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Enjoy Magazine

Tall Tales

07/24/2014 11:19AM ● By Jon Lewis
By Jon Lewis

The Trees of Mystery in Klamath

The 49-foot-tall statue of Paul Bunyan looming near the redwoods practically demands that drivers exit Highway 101 and investigate the Trees of Mystery. A touristy gimmick? Maybe, but the kids love it and it does get people out of their cars and into nature—and that makes John Thompson happy.
Truth be told, the Trees of Mystery are well worth a visit, even if the huge lumberjack and Babe, his trusty blue ox, were not beckoning. It’s a tourist attraction, but it’s far from a trap.
Thompson, the general manager who proudly notes his family has been involved with Trees of Mystery for three generations, says it’s actually an environmentally friendly business that provides some stability to Klamath’s fragile economy while providing excellent access to the North State’s famous coastal redwoods.
As advertised, the trees are the stars at this attraction and they appear on cue shortly after starting a leisurely hike on the roughly mile-long interpretive trail that winds through the 40-acre grove. The initial section is called The Kingdom of the Trees and it quickly brings visitors up close to several examples of quirky redwoods.
There’s the Family Tree, a 300-foot-tall redwood with 12 trees growing from its limbs; the Elephant Tree with its massive root structure; the Fallen Giant, a huge redwood that toppled thousands of years ago and sprouted a 10-foot-diameter tree from its roots; and the trademark Cathedral Tree, a semi-circular cluster of nine trees growing from the burls and seeds of a large tree that fell but refused to die.
Farther along is the Brotherhood Tree, a magnificent coastal redwood standing 300 feet tall and 19 feet in diameter at its base. Dedicated to “the brotherhood of man,” it is more than 2,000 years old.
Simply walking amid trees that are among the oldest living things on the planet is an exhilarating, almost mystical experience; learning about the adaptability and inherent tenaciousness of these towering giants is life-affirming. That might explain why dozens of couples each year choose to hold their weddings at the Cathedral Tree, Thompson says.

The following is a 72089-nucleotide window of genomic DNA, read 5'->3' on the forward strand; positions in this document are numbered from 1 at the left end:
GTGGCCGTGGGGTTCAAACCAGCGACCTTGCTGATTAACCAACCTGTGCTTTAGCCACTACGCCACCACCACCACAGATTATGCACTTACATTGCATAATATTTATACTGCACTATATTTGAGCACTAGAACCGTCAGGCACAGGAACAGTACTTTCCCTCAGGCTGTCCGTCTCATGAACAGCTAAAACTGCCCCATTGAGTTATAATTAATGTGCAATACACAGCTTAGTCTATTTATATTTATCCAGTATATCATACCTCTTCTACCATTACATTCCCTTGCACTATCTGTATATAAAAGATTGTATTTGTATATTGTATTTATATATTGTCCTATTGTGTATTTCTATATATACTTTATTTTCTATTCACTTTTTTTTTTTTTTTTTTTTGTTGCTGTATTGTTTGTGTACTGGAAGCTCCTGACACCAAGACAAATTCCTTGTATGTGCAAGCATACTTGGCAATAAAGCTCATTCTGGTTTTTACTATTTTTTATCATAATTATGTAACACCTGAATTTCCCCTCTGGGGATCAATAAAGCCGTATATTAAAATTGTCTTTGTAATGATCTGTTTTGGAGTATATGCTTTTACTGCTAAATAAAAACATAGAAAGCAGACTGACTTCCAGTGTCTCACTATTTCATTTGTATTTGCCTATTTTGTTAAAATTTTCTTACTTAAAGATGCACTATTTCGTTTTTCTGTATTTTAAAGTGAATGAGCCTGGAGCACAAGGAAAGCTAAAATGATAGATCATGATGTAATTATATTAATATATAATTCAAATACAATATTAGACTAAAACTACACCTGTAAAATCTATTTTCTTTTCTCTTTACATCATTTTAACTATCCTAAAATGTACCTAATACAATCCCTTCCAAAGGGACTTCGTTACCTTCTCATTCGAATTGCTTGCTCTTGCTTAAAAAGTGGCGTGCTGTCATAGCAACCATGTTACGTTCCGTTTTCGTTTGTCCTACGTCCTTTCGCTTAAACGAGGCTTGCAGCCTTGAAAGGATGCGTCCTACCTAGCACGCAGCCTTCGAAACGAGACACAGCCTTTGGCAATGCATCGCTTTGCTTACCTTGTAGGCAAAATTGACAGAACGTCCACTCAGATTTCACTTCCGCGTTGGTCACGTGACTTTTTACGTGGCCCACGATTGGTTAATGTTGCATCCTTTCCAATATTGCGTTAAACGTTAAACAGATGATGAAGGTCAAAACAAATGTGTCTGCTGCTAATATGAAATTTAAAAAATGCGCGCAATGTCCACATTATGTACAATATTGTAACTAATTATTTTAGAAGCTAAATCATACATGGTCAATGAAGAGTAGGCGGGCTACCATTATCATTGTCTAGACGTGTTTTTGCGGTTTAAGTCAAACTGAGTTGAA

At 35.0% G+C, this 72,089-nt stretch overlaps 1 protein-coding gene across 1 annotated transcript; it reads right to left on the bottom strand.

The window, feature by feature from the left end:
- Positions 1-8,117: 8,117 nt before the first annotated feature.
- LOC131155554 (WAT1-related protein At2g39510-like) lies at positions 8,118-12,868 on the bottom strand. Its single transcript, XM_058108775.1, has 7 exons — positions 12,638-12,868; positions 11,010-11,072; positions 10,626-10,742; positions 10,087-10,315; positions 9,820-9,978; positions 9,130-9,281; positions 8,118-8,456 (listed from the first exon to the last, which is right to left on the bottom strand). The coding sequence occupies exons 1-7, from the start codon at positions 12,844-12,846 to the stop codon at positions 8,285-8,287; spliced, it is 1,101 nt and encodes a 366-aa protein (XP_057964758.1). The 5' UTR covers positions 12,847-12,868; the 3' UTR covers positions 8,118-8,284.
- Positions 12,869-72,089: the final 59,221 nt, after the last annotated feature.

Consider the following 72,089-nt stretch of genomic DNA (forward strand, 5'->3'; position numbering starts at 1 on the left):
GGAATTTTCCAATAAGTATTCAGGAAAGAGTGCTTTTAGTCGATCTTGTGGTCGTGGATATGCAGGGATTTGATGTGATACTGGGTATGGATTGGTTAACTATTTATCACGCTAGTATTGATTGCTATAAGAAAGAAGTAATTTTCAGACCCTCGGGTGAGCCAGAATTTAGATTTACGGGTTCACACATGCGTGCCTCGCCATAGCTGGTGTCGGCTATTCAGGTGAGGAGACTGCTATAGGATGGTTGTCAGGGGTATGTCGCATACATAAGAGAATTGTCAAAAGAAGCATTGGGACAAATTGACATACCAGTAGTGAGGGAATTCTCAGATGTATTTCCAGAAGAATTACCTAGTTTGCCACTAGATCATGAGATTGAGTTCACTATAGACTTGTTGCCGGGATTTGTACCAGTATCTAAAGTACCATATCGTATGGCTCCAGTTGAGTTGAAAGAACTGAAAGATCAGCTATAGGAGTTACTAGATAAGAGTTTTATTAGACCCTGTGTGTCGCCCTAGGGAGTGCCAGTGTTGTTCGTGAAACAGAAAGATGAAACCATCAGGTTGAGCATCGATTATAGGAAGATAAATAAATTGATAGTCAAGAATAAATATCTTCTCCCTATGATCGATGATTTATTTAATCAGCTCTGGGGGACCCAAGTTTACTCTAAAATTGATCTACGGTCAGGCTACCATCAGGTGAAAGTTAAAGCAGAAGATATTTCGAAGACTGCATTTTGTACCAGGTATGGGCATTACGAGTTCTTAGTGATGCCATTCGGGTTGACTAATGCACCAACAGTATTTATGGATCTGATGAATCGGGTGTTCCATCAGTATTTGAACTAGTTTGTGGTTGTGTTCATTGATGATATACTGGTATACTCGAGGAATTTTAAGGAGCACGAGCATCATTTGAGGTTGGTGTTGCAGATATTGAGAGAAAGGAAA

Carl Bruno got a sense of the trees’ power back in 1931 when, after following up on stories he’d heard of unusual trees in the area, he purchased the 40-acre grove and started what he hoped would become a tourist attraction.
Thompson's family entered the picture in 1936 when his grandparents and parents teamed up to purchase the Trees of Mystery. At the time, the attraction was little more than “a log-cabin gift shop and a muddy trail.”
The Thompson clan went to work and scratched its way through the lean years of World War II. One of the first additions after the war was the construction of a large papier-mâché Paul Bunyan statue. “He lasted one year and melted in the rain,” Thompson says.

“They had to build a concrete one.”
The big lumberjack proved to be an eye-catcher and with the 1962 World’s Fair in Seattle only three years away, the Thompson men set to work on an even bigger Paul Bunyan. The goal was to take advantage of the extra Highway 101 traffic, since the coast highway was the main north-south route prior to construction of Interstate 5.
With help from a local boat repairman who had experience building movie props in Hollywood, the statue was fabricated in pieces, which were then hoisted into place with a big crane. “It was an amazing project,” Thompson says.
Even more amazing, especially for kids, is Paul Bunyan’s ability to speak. “Paul has always had the ability to talk. The kids love him and it’s really fun for me, watching Paul interact with people,” Thompson says. Babe was fashioned from a metal framework covered with chicken wire and light concrete.
The colorful statues tie in nicely with the Trail of Tall Tales, a path that treats visitors to some 50 oversized chainsaw carvings depicting various stories and lore involving Paul Bunyan and other forest characters.
Trees of Mystery experienced another upgrade in 2001 with the opening of the Sky Trail, an aerial tramway that whisks visitors along on a treetop journey to an observation deck for panoramic views of the redwood forest and the Pacific Ocean. The 10-minute ride in a comfortable gondola covers a third of a mile and is included with the cost of admission.

A visit to Trees of Mystery isn’t complete without taking in the End of the Trail Museum, a world-class collection of American Indian artifacts collected over a 40-year period by Thompson’s mother, Marylee.

Trees of Mystery, 15500 U.S. 101, Klamath
(800) 638-3389
Costs: $15, adults; $11, seniors 60 and older;
$8, children aged 7 to 12; free, kids 6 and younger